Baru turned her stinging face to Apparitor, and the man flickered back into her awareness, like the memory of some childhood embarassment springing up uncalled for, as he passed across her midline from blind right to living left.

"I'll forgive that," she said, calmly, "on account of your masculine passions."

"You don't believe it," he snarled. He'd hurt his hand on her face and now he was wringing it pathetically. "You don't really believe all that Incrastic nonsense aboutdegenerate mating — you can't really believe it? A woman from Taranoke?"

"You and I," she said, spitting blood, grinning at him red-toothed, "you and I will be great colleagues, don't you think?"

"Tell me," he said, pleading now, "that you don't believe it?"

"Raise the corpse," Baru ordered. "Chop up the meat and scatter it for the gulls."

Apparitor pulled her around so hard she almost fell again. Her blindness — half the world, her entire right hemisphere, hidden from her awareness by a blow to the brain — swept south and then east, blotting out the ocean toward Taranoke her home, and then Oriati Mbo, and at last Falcrest, the heart of the Imperial Republic. Baru imagined her emptiness covering them, spreading, down past Oriati Mbo through the barrier jungles to Zawam Asu and out then into the sky and across the stars.

Apparitor started to shake her, wide-eyed and furious, that pale freckled face of his high with blood-color. He smelled of fresh laundry. He said, "She deserves a funeral!"

"Traitors don't get funerals."

"Then an autopsy! Surely her traits should be recorded —"

"We've nothing to learn from traitors. Cut her up for the birds." When the marines hesitated, Baru spread her hands, palms up, who am I, have you forgotten? "I said cut her up!"

Not even in death would Tain Hu serve Falcrest: not even as a pickled specimen or an entry in a catalogue of mental deformity. Baru would never let them map the rot of her body, never let them say, decomposition began in her liver, which had struggled to contain her sin. ...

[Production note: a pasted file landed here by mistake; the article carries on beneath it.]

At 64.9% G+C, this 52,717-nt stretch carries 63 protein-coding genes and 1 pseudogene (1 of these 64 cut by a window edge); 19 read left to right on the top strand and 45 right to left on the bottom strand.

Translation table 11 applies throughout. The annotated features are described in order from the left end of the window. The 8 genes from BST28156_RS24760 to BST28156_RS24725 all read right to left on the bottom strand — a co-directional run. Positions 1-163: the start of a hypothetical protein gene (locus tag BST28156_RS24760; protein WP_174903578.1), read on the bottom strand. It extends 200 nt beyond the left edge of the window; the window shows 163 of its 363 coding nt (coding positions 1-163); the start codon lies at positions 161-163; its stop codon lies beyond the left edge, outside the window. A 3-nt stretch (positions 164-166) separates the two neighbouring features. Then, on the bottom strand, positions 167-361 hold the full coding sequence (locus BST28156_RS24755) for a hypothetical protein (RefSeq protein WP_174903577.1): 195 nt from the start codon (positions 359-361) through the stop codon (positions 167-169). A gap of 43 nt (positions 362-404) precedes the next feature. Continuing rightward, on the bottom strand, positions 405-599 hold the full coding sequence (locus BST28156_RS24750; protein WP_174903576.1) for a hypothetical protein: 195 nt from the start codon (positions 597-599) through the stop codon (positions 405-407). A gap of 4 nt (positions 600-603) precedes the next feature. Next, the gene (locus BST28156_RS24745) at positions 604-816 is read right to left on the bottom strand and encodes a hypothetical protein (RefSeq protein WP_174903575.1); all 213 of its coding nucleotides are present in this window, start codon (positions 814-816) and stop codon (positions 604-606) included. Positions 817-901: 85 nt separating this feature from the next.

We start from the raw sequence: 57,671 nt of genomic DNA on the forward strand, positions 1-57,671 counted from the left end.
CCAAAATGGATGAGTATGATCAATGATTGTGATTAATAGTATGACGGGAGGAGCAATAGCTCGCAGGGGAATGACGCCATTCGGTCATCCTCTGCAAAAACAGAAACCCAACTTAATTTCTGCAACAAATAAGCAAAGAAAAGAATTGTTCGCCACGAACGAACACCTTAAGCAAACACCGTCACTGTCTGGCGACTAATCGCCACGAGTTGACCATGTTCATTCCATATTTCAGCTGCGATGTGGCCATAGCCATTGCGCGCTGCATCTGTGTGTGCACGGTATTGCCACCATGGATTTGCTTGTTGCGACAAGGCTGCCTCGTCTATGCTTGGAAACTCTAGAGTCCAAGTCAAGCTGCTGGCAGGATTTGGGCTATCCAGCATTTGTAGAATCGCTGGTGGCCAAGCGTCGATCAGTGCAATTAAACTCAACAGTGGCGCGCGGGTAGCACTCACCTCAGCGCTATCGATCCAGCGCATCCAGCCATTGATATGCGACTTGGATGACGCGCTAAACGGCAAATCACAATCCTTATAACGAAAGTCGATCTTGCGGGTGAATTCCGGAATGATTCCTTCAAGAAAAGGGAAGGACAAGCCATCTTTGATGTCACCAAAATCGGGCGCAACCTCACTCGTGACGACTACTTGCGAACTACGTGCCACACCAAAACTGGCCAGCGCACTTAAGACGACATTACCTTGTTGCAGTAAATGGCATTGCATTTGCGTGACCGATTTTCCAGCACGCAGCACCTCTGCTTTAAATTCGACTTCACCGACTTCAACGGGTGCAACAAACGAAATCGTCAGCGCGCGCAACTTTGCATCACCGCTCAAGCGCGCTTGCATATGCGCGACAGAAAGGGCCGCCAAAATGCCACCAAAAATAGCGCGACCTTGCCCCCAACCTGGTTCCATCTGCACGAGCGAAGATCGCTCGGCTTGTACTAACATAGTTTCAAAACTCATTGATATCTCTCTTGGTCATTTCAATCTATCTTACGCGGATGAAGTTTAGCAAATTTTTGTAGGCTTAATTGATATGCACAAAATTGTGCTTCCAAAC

No. Let Tain Hu be laid to rest the way Baru's parents taught her. Let the birds scatter her across earth and sky. That's how the Taranoki give their beloved dead back to the world. Ah, Baru, do you remember the ragged pink guts of your grandmother Pahaeon, carved with shell knives, salted with the iron salt, scattered across Halae's Reef for the gulls and the colorful fish? You were a little girl when Pahaeon died, and you didn't understand: that, more than loss, made you sob.

But a cormorant called to you across Pahaeon's funeral, and you stopped crying.

Baru remembered. She remembered all her dead.

"I'm going back to my keep," she told Apparitor. "Bring me a map of the world and the laws of my new power. And your boy, to write down my orders."

"Your orders?"

"Of course." She showed him her perfect bloody Incrastic teeth. "I'm not finished with Aurdwynn."

* * *

It was her fucking fortress: they'd told her so when she arrived, the exiles and condemned intellects who staffed this gray redoubt. For the duration of your stay, you are lord and master of the Elided Keep.

"What are you all waiting for?" she barked at the crowd of clerks and housekeepers peering through the bars of the tall, narrow portcullis. "The traitor's dead. Now we work!"

A murmur rushed through the masked assembly. Dead? How could she be dead? She was the hostage. ...

Was it, Baru wondered, the very first time a candidate had refused the bargain? How often had these walls of sloped granite looked down on mothers who begged for the lives of their bastard sons? Had the fortress stared, angular and indifferent, as candidates for the Throne admitted every kind of guilt to every sort of charge — the authorship of seditious texts, the exchange of illegal monies, adoption of a forbidden child, a murder of passion, an addiction to narcotics, religious rapture, royal ancestors, incest, incoherence of thought, the scars of self-abasement, profit off a great disaster, predatory moneylending, a taste for violence, perjury, perversion of a trial, visions, seizures, unfulfilled vengeance —